Kgosigadi – Entrepreneurship Strikes Again


Sometimes you need to stop overthinking the plan and just start – and that’s exactly what Koena Selolo, a successful woman entrepreneur, did.

Koena Selolo’s story is truly an example of what happens when you take talent, drive, and initiative and whatever resources that you can find; and make your dreams come true. Koena took these characteristics and watered them so that she could watch them grow. She didn’t have any funding when she started – but she made it work. She puts in the hours to juggle marketing her business, making the pieces, deliveries and selling at markets – on top of her studies and spending quality time with family and friends. She’s a champion of note.

The result was her jewellery brand Kgosigadi lovingly hand-crafted accessories for women of every age. Kgošigadi means “queen” in Sepedi, and according to Koena, every woman is a queen who deserves to feel special and look regal. She keeps sales going through social media, organic marketing and even something as simple as wearing her pieces daily. “Where did you get that necklace?” is the best question a potential customer can ask!

It is my pleasure to present to you Koena Selolo, the student who is turning her hobby into an empire!

What did you study and what are you studying now?

I have a National Diploma in Local Government Finance and transitioned from finance to fine arts. Currently I am studying towards a Diploma in Jewellery Design and Manufacture.

What influenced your decision to change paths?

What influenced my decision is that in the process of obtaining my first qualification, I won a business pitch competition held in my institution where I pitched the whole idea of making accessories to affirm women’s individual beauty. I would always make neckpieces and earrings for my sisters since a young age. I would use anything from buttons to copper wires. Winning opened my naive eyes to seeing beyond just being a consumer but being a maker. I can create my own income and create jobs in the future.

You grew up in a family of girls, and you’re the youngest. What was that like?

Growing up as the youngest of three girls was a wonderful experience. I had Ma and two sisters to learn from. I could take lessons from the mistakes they made in their own individual journeys. This also meant I had to perfect myself and not make my own mistakes – rather a challenge in terms of finding my voice because there are three other voices that are louder, [more] protective and wiser than mine. (What does this have to do with her success as an entrepreneur?)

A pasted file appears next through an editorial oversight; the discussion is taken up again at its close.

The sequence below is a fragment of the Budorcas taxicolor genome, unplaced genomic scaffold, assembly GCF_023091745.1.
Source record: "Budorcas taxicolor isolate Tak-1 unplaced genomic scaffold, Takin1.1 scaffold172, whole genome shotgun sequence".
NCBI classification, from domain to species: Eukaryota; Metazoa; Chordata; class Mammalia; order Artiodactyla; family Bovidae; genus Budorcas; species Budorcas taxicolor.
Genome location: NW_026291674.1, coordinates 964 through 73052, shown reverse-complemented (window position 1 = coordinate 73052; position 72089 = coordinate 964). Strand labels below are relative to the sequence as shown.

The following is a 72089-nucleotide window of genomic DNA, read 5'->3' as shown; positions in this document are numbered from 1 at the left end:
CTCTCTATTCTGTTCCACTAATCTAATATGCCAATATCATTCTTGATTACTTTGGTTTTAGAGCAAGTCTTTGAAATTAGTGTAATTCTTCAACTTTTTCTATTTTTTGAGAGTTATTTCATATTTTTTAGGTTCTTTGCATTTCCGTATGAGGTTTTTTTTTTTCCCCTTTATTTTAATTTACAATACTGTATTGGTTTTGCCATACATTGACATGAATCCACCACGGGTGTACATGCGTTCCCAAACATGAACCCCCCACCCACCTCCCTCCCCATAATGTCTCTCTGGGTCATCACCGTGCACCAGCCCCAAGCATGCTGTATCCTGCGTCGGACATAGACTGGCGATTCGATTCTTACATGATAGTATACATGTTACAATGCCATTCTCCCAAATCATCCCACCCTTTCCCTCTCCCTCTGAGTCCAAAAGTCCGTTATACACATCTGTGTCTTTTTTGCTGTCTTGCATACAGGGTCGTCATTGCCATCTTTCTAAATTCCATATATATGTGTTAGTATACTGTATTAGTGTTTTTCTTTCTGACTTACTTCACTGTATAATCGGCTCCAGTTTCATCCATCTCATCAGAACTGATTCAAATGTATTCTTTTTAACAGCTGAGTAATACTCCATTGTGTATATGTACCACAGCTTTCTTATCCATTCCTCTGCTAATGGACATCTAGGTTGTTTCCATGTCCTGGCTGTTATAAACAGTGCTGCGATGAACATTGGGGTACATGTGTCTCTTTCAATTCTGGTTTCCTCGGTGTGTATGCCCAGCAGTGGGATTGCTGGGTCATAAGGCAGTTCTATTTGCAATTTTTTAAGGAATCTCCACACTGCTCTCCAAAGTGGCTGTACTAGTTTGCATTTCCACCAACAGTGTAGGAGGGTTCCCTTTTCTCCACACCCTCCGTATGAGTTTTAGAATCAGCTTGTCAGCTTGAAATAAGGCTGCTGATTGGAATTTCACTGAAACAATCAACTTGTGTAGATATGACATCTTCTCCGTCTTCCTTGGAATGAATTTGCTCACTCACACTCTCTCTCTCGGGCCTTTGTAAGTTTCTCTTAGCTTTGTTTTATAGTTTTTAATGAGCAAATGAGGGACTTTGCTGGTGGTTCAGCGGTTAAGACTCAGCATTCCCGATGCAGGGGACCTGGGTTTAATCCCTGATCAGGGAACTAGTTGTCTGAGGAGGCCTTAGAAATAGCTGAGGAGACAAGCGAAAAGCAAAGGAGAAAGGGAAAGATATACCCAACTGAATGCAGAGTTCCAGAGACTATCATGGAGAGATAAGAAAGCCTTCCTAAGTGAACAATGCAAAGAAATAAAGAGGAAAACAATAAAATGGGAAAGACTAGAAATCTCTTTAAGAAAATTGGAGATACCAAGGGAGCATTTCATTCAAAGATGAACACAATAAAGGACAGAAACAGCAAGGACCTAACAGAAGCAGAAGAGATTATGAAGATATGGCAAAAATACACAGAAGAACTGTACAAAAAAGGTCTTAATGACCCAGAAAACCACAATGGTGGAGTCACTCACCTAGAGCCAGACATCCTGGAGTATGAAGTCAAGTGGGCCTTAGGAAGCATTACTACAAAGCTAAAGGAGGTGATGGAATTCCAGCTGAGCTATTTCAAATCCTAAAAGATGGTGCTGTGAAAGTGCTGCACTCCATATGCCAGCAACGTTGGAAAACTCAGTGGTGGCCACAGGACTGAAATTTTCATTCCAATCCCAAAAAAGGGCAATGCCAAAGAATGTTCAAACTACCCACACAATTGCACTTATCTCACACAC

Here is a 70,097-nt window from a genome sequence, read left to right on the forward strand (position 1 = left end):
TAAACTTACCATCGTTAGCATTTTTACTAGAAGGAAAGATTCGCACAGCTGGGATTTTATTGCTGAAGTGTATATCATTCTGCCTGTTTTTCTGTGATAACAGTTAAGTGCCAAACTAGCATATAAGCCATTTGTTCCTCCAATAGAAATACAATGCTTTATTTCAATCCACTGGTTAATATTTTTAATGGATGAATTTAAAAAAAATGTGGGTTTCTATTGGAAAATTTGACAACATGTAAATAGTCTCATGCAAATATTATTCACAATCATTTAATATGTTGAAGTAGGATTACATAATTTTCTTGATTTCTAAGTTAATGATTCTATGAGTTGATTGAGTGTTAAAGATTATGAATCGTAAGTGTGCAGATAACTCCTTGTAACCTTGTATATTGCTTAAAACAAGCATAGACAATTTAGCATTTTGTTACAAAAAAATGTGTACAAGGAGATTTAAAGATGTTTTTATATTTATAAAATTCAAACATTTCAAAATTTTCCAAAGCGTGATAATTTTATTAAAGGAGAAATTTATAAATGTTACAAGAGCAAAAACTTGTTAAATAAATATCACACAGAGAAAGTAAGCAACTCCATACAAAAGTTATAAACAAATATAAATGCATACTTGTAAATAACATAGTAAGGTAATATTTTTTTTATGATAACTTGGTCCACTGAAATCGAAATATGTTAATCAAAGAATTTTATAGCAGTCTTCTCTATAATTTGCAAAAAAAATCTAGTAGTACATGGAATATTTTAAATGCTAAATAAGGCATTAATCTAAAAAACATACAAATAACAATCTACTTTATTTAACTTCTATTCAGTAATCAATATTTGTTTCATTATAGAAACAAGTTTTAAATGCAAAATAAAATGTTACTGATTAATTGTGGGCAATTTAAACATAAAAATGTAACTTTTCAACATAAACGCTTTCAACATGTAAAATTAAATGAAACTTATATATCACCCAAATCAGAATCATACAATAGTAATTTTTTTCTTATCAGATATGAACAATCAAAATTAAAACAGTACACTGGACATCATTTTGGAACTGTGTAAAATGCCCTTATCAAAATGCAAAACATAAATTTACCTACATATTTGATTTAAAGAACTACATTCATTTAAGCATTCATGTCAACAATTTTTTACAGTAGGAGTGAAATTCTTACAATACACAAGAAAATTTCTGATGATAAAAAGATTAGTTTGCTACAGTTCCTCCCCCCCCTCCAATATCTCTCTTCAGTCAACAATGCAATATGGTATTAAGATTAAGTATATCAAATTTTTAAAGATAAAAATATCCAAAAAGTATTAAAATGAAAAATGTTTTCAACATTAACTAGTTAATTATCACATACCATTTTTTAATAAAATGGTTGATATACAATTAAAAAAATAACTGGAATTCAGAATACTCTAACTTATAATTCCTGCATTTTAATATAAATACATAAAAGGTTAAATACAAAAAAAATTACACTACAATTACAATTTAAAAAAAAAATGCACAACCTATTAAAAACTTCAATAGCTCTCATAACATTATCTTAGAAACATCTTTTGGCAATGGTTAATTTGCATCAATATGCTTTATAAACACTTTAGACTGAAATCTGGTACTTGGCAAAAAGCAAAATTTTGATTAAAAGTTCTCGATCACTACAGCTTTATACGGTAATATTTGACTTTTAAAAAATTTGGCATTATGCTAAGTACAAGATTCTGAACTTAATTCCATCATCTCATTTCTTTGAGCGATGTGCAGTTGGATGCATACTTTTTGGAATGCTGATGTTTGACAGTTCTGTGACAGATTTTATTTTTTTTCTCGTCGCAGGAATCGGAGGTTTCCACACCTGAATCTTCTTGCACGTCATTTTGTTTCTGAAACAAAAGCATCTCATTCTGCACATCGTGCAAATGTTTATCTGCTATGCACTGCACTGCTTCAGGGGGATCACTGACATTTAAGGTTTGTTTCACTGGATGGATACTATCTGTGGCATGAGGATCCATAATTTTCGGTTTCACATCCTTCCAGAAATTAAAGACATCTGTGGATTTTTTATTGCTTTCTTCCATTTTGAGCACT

What kind of obstacles did you have to overcome to get your business started?

Capital was a challenge! I started on just old copper wires to sell my first batch of earrings. This has been a challenge in terms of cashflow as any money made needs to go towards buying material and to run other overhead costs such as transport, booking stalls at markets etc. I ‘m still learning in that regard because I’m studying without financial aid, so any profit need to go towards buying new tools for my practicals and to pay rent, etc. I wish I had known sooner that you can never run away from your passion. It will forever chase you! 

What has been the most enjoyable part of the journey so far?

People receiving my pieces with warmth. 
Learning and growth! From making costly mistakes, to going to school, to learning to stand strong despite all of the challenges thrown my way.

There are exciting developments in fashion now, with more and more designers entering the African accessories market. How do you make sure that your brand stands out?

Being authentic is important for me. One should not only be abreast with trends but aim to set their own trends. Do not do what everyone is doing – you won’t keep up. 

What would you say is the one thing you’ve learnt about yourself since starting to create your own accessories? 

My resilience threshold is much bigger than I had thought. There were times I was down (financially and emotionally) but I always looked for ways to get up and try again. I haven’t ‘arrived’ yet but I’m learning to be better every time I’m down. 

Parting words

Hahaha balance neh! My life is a constant rush hour traffic. I can’t say I have mastered balance but I try make time for all the important things. I see Kgošigadi on an international scale of not only creating contemporary jewellery  but commercial jewellery, and also creating homeware like Carol Boyes.

EduConnect 2Cents

Don’t question yourself in the beginning – then you’ll never start. Don’t question yourself in the middle – you’re still in it and you should give yourself time to grow. And don’t question yourself at the end, because one day, you can retire on an island that you bought. Because at the end of it all, you worked hard and achieved your dream!

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